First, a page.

2014 Festival

festival of contemporary music

An international event involving world-class musicians from five countries

Following the remarkable success of the 1st  London Ear festival in March 2013, the 2nd  edition ran from the 27 to 30 March, 2014. Taking place once again at The Warehouse and The Cello Factory in Waterloo, the festival featured recent instrumental, vocal, and electronic music by artists from the UK, Germany, The Netherlands, Norway and Switzerland. Download the 2014 programme

Over the festival’s four days there were nine concerts which include a wide spectrum of contemporary music from twenty countries: fifty-one works, three festival commissions, eight world and several UK premieres. Well known composers include Xenakis, Kagel, Harvey, Holliger, Jarrell, Hosokawa, Oehring and Finnissy, but the festival also offered a unique opportunity to hear numerous works by less familiar names, some of them younger or emerging composers, others well known in their home countries but less so in the UK.

British artists at London Ear 2014 include the world famous contemporary music ensemble The London Sinfonietta, Uroboros Ensemble, which includes some of the UK’s leading instrumentalists specialising in new music, and three young musicians at the start of their careers: Jenni Hogan (flute), Stephen Upshaw (viola) and Tom Bayman (‘cello). They performed in the 1st  London Ear’s ‘Featured Young Performers’ project in 2013 and were invited to return in 2014.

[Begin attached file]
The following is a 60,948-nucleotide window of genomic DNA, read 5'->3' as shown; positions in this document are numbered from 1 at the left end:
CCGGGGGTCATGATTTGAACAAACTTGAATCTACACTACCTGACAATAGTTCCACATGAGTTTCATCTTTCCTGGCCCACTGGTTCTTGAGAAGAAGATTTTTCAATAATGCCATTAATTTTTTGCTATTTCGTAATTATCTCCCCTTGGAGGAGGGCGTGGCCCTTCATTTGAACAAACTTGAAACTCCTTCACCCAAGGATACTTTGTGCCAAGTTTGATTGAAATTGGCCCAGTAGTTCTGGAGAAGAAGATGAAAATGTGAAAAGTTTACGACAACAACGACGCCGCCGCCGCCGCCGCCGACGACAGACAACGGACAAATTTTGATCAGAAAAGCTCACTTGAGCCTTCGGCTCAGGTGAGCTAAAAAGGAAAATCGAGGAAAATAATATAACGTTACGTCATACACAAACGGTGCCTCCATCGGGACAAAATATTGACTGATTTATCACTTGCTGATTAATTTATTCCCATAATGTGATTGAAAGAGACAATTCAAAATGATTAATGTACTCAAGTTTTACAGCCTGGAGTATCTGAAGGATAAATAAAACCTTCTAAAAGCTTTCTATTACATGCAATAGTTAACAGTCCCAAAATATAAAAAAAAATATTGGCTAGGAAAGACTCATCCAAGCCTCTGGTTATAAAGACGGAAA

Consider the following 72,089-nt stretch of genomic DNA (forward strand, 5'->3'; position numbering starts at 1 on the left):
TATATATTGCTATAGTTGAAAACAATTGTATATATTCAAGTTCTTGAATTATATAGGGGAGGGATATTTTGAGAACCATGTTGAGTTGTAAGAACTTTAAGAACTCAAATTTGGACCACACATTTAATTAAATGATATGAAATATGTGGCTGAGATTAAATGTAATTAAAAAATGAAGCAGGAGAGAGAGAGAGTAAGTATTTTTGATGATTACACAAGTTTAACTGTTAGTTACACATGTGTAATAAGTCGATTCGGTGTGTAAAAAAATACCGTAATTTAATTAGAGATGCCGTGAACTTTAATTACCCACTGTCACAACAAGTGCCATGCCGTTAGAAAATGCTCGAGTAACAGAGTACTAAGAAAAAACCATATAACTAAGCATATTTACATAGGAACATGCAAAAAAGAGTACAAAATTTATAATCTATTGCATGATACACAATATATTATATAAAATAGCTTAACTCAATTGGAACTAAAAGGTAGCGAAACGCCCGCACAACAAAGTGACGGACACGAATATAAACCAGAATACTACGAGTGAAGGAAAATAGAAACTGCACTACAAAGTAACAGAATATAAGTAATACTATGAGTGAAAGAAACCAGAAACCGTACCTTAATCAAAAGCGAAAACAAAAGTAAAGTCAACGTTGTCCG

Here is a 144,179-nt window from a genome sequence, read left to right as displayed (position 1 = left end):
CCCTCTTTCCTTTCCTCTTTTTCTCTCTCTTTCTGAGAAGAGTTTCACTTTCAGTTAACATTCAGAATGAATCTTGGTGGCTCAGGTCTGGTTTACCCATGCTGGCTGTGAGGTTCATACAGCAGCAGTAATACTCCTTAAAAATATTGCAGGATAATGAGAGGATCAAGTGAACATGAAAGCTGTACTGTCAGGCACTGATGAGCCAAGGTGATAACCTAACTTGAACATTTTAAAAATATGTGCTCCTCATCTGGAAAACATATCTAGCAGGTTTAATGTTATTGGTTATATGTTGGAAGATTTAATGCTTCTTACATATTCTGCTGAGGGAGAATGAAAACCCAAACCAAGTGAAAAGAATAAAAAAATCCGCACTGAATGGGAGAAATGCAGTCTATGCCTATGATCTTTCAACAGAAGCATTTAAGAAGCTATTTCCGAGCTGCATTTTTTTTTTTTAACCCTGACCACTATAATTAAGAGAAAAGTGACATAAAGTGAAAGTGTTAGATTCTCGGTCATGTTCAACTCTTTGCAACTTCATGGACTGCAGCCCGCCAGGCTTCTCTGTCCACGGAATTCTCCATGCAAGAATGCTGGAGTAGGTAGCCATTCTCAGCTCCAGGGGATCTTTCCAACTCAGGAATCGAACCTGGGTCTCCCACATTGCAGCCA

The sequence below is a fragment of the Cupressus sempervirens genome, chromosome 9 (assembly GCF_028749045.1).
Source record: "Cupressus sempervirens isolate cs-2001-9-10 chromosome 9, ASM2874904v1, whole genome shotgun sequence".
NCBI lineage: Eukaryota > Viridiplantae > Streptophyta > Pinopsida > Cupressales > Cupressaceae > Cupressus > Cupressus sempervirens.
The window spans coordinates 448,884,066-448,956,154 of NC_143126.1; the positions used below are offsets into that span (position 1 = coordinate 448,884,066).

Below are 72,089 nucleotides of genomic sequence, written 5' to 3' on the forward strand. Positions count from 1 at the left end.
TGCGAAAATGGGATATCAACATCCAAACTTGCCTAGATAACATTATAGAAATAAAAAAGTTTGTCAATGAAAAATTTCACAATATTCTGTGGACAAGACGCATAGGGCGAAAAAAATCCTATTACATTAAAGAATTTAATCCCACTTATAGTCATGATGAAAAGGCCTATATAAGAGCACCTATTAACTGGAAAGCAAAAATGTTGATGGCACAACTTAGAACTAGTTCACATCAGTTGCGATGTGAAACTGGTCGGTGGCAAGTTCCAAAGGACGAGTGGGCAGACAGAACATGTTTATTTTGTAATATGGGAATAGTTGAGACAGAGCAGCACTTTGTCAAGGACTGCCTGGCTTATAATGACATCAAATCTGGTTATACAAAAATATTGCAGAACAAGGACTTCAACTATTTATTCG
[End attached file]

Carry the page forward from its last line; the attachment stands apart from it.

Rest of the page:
Performers from abroad included the highly unusual trio 7090  from Amsterdam, Swiss percussionists Serge Vuille and We Spoke , violinist Victoria Johnson from Norway, and from Germany two accordionists, Eva Zöllner and Franka Herwig, soprano Antje Marta Schäffer and the eccentric double bassist Matthias Bauer. The programmes present works which bring together players from different countries for the first time, and to this end a new work has been commissioned from Berlin based composer Helmut Zapf.

Many of the concerts were preceded by talks and discussions in the Festival Club, a meeting place for audiences, composers and performers, with scores and CDs on display and refreshments available. London Ear Festival’s Educational Programme includes two workshops on contemporary techniques: one for harp led by Uroboros harpist Gabriella dall’Olio, and one for voice led by the celebrated Linda Hirst; there were also workshops for younger children to prepare a piece for performance as a preface to a festival concert.

Tickets were priced very reasonably, ranging from £40 for a full Festival Pass to as little as £5 for some events, with concession rates available for younger people, students and jobseekers.

London Ear’s Artistic Directors are composers Gwyn Pritchard and Andrea Cavallari, who are also the directors of the two promoting organisation: Uroboros Ensemble and Accademia San Felice. The festival is supported financially by a variety of government sponsored agencies from the participating countries, and by some British and international foundations.